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Trout Management Feeding And Turning Out Of Yearlings








As I pointed out to my readers in Chapter VIII., the young trout have
after August passed the critical period of their existence, and may be
considered safe and hardy. Naturally, as they get older, they require
more food, but this need not be given so frequently as the fish grow
older. While it was necessary to feed the fry at least four times a day,
it will be found quite sufficient if the fish in August are fed only
twice during the twenty-four hours. I must here again impress upon my
reader the importance of feeding the trout upon as natural a food as
possible. Their future well-being depends upon this, much more than is
generally realized even by fish culturists. Of course, trout fed
entirely upon soft food may turn out all right, particularly if they are
turned out as very young yearlings, but it is better not to leave
anything to chance and make sure of being on the safe side.

As was the case with the fry during the whole of the earlier part of
their lives, the yearlings will divide into two more or less separate
packs, though the fish may have been separated several times before in
order to divide those which kept at the head from those which kept at
the lower end of the pond. Those trout at the lower end must be coaxed
to the upper end as much as possible, care being taken when feeding that
all the fish get a fair share of food. Should any of the fish remain
obstinately at the lower end, and those at the upper end outgrow them to
a marked extent, the smaller ones must be again separated from the
larger.

When, in September or October, the little fish have grown active and
strong, they may be turned out into the water they are to occupy for the
rest of their lives. There is really no reason why, if they are
well-grown and strong, they should not be turned out in August if the
water they have to be taken to is quite close to the rearing ponds, but
if they have to be carried any distance, it is better to keep them in
the rearing ponds for a few weeks longer, till the weather gets cool
enough to make it quite safe to allow for a possible delay in the
transit.

The turning out of the fish requires some little care. I have seen fish
which had been sent by rail, poured out with the water contained in the
cans, in as hurried a manner as possible. Though of course it is
important to get the fish out of the cans used for transport as soon as
is compatible with safety; still, undue haste in this operation is
likely to do much harm. Young fish of any kind require delicate
handling, and young trout particularly. The cans should, when possible,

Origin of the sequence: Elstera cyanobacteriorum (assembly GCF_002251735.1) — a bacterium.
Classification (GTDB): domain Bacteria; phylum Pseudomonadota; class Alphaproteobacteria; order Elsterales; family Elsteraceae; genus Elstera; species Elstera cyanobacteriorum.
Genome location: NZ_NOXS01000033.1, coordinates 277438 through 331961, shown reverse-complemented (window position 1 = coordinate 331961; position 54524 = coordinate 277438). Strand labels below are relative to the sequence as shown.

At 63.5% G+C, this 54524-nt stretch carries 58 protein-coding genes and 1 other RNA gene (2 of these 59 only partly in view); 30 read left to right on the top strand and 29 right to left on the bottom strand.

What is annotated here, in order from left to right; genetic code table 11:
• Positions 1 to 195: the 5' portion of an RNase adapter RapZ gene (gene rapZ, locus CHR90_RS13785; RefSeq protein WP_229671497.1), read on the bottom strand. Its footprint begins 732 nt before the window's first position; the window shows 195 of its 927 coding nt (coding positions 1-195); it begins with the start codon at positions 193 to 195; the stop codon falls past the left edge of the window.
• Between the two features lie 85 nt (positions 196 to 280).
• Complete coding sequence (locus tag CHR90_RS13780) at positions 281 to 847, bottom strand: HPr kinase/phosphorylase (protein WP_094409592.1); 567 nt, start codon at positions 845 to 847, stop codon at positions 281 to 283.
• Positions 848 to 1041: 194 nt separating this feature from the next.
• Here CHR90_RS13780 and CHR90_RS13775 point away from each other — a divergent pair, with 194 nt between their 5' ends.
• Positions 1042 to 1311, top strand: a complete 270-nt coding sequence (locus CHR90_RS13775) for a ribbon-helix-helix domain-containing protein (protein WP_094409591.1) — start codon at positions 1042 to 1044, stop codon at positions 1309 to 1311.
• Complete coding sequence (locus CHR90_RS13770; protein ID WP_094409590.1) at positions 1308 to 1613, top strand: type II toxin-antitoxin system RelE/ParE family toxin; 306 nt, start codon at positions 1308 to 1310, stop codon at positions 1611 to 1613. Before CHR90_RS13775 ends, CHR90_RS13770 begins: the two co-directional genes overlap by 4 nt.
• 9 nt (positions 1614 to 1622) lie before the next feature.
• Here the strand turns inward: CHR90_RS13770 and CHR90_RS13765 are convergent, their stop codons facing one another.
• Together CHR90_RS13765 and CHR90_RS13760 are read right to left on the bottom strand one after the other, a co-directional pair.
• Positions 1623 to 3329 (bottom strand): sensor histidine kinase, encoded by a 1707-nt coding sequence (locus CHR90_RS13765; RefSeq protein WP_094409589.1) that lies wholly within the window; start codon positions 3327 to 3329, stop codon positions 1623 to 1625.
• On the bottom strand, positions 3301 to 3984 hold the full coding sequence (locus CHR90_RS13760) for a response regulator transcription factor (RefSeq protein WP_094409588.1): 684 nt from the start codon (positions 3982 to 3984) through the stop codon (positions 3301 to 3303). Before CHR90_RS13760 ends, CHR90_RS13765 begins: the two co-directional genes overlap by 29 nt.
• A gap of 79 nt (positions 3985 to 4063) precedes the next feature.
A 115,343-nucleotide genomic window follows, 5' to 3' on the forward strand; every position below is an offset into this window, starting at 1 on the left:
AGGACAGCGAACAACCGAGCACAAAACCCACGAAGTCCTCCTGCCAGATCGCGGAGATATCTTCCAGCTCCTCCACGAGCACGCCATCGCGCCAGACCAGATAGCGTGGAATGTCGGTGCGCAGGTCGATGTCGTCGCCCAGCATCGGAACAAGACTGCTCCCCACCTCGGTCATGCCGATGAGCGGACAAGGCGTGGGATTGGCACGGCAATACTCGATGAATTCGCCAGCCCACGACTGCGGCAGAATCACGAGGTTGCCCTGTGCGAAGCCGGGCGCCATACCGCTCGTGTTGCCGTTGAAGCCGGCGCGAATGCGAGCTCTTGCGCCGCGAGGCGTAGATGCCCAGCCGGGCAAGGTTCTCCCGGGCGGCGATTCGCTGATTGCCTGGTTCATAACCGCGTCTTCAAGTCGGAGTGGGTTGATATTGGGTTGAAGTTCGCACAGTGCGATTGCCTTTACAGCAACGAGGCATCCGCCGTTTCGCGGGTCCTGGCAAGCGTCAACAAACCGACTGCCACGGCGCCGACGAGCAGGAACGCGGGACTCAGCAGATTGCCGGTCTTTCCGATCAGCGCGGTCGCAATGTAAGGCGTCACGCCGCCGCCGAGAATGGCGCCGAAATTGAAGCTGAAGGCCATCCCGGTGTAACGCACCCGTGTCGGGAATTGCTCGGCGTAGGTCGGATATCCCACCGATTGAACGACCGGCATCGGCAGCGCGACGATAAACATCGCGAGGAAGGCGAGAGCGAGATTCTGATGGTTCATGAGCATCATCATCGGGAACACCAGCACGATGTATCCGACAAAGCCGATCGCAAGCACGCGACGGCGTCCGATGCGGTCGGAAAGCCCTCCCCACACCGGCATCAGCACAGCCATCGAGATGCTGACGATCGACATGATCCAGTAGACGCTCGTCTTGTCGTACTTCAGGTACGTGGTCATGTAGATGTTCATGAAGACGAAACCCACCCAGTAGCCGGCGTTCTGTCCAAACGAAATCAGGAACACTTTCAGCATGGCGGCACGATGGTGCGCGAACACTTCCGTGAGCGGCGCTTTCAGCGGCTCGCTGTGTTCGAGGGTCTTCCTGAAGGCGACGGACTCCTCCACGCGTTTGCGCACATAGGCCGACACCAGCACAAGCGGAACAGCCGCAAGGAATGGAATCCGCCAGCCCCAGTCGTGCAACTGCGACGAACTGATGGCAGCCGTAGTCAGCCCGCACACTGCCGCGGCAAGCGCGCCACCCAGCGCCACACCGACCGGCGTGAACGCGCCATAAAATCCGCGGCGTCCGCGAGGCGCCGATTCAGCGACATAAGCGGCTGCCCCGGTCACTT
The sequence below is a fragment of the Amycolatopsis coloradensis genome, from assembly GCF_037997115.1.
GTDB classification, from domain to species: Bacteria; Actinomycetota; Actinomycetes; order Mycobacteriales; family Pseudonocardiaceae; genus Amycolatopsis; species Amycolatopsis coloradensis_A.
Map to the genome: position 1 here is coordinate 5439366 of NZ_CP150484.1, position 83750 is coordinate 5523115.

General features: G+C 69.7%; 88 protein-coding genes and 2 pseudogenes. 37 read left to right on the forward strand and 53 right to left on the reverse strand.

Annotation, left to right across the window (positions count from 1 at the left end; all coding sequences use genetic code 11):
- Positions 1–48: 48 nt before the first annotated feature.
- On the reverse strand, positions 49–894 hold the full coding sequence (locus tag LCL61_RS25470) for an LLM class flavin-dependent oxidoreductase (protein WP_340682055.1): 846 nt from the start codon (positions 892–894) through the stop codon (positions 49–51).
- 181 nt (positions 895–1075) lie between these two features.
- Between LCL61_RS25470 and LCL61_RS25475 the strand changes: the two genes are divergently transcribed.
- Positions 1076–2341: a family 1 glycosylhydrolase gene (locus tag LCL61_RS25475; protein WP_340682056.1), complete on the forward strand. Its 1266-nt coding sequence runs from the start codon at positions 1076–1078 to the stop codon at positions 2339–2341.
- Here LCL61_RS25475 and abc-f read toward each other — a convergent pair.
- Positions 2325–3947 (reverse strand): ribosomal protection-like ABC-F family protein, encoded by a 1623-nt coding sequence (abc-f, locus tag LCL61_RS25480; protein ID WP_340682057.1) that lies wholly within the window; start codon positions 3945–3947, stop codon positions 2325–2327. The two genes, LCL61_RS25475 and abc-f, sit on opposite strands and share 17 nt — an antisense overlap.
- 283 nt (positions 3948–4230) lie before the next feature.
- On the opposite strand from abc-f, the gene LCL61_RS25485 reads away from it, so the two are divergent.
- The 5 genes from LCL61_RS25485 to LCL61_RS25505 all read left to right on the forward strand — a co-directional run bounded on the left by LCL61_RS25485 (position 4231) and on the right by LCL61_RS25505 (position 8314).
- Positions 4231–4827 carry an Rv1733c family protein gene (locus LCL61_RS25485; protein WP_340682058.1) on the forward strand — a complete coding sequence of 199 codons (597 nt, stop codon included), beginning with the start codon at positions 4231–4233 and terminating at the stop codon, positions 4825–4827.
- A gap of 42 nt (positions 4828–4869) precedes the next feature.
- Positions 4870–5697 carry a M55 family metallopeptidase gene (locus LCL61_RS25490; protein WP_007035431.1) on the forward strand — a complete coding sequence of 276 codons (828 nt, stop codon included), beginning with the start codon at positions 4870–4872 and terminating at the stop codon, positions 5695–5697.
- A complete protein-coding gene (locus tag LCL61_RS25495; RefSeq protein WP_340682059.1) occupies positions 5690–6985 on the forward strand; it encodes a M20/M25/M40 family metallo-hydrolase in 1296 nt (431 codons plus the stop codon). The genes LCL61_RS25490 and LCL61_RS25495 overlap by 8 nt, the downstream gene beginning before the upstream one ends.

be partly emptied, and some water from that into which they are to be
turned put into the can. This is of course not necessary if the rearing
ponds are supplied from the same source as the water into which the fish
are turned. The cans should then be partially immersed in the water, and
the edges brought gradually below the surface. This allows the fish to
swim out of the cans of their own accord, and the few which will not go
out may be forced to do so by gently turning the can upside down.

It is a very good thing to give each of the fish a dose of salt before
turning them out, particularly if they have travelled any distance. This
is easily managed by catching the fish, a few at a time, in a
landing-net from the travelling can, and then, instead of putting them
straight into the water, putting them into a bucket of salt and water
for a short time. Sea water is of course better if it is available. This
does away with any risk of their developing fungus on the spots which
have very likely got bruised during the journey.

The yearlings are best taken from the rearing ponds by netting them. A
net which is more than broad enough to go across the rearing pond is
necessary. Too many should not be taken out at a time in each haul of
the net, as they are thus more likely to be injured or dropped on the
ground. The amateur should not forget, that though the little fish will
stand a good deal of moving about as long as they are in water, they are
likely to be killed, or at least severely injured, by a shock,
particularly if that shock is sustained while they are out of the water
for a second or two during their being moved from one place to another.

If the amateur intends to keep any of his yearlings longer than
December, he will have to make a larger pond. This pond need not be a
long, narrow one like those in which the fry were kept. Though the fish
of course still require a sufficient supply of well-aerated water, a
larger pond without the same marked current through it will do perfectly
well. They must be well fed, and if any grow markedly bigger than the
rest these should be separated. If they are not well supplied with food
they are very likely to try and eat each other, that is to say, the
largest will try to eat the smallest.





Next: The Rearing Of The Rainbow Trout American Brook Trout And Char

Previous: Trout The Friends And Enemies Of The Fish Culturist



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